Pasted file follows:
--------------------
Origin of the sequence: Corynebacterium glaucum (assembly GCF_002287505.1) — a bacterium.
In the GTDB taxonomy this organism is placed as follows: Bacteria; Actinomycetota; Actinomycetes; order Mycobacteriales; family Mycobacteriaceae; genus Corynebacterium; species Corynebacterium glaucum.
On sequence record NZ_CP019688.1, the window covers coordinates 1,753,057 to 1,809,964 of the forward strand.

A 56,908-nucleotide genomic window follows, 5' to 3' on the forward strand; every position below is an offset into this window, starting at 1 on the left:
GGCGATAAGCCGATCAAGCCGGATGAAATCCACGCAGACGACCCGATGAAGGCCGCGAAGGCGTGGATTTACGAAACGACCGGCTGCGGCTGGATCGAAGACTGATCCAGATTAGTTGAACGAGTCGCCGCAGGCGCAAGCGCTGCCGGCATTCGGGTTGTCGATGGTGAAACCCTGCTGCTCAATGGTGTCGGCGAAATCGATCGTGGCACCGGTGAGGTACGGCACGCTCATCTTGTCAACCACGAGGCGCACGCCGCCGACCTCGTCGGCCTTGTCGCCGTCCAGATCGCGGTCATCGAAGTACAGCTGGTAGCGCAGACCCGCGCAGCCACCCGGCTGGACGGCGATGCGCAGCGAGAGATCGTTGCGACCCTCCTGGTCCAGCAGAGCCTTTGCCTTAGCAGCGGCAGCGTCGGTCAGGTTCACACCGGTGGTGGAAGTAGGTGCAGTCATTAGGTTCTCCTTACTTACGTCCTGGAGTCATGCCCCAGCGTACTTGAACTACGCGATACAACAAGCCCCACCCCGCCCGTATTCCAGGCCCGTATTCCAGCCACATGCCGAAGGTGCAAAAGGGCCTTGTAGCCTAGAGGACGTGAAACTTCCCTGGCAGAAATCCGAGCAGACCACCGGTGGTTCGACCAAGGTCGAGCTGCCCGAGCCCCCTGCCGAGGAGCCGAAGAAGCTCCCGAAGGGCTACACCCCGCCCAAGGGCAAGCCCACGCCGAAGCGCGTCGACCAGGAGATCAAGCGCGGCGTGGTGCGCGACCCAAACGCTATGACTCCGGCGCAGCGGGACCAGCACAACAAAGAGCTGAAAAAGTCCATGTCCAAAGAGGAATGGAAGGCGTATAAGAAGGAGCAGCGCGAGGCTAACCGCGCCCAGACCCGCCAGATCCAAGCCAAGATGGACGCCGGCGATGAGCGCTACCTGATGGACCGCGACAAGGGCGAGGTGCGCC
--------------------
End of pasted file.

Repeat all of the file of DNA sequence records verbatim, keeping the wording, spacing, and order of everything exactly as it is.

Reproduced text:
Origin of the sequence: Corynebacterium glaucum (assembly GCF_002287505.1) — a bacterium.
In the GTDB taxonomy this organism is placed as follows: Bacteria; Actinomycetota; Actinomycetes; order Mycobacteriales; family Mycobacteriaceae; genus Corynebacterium; species Corynebacterium glaucum.
On sequence record NZ_CP019688.1, the window covers coordinates 1,753,057 to 1,809,964 of the forward strand.

A 56,908-nucleotide genomic window follows, 5' to 3' on the forward strand; every position below is an offset into this window, starting at 1 on the left:
GGCGATAAGCCGATCAAGCCGGATGAAATCCACGCAGACGACCCGATGAAGGCCGCGAAGGCGTGGATTTACGAAACGACCGGCTGCGGCTGGATCGAAGACTGATCCAGATTAGTTGAACGAGTCGCCGCAGGCGCAAGCGCTGCCGGCATTCGGGTTGTCGATGGTGAAACCCTGCTGCTCAATGGTGTCGGCGAAATCGATCGTGGCACCGGTGAGGTACGGCACGCTCATCTTGTCAACCACGAGGCGCACGCCGCCGACCTCGTCGGCCTTGTCGCCGTCCAGATCGCGGTCATCGAAGTACAGCTGGTAGCGCAGACCCGCGCAGCCACCCGGCTGGACGGCGATGCGCAGCGAGAGATCGTTGCGACCCTCCTGGTCCAGCAGAGCCTTTGCCTTAGCAGCGGCAGCGTCGGTCAGGTTCACACCGGTGGTGGAAGTAGGTGCAGTCATTAGGTTCTCCTTACTTACGTCCTGGAGTCATGCCCCAGCGTACTTGAACTACGCGATACAACAAGCCCCACCCCGCCCGTATTCCAGGCCCGTATTCCAGCCACATGCCGAAGGTGCAAAAGGGCCTTGTAGCCTAGAGGACGTGAAACTTCCCTGGCAGAAATCCGAGCAGACCACCGGTGGTTCGACCAAGGTCGAGCTGCCCGAGCCCCCTGCCGAGGAGCCGAAGAAGCTCCCGAAGGGCTACACCCCGCCCAAGGGCAAGCCCACGCCGAAGCGCGTCGACCAGGAGATCAAGCGCGGCGTGGTGCGCGACCCAAACGCTATGACTCCGGCGCAGCGGGACCAGCACAACAAAGAGCTGAAAAAGTCCATGTCCAAAGAGGAATGGAAGGCGTATAAGAAGGAGCAGCGCGAGGCTAACCGCGCCCAGACCCGCCAGATCCAAGCCAAGATGGACGCCGGCGATGAGCGCTACCTGATGGACCGCGACAAGGGCGAGGTGCGCC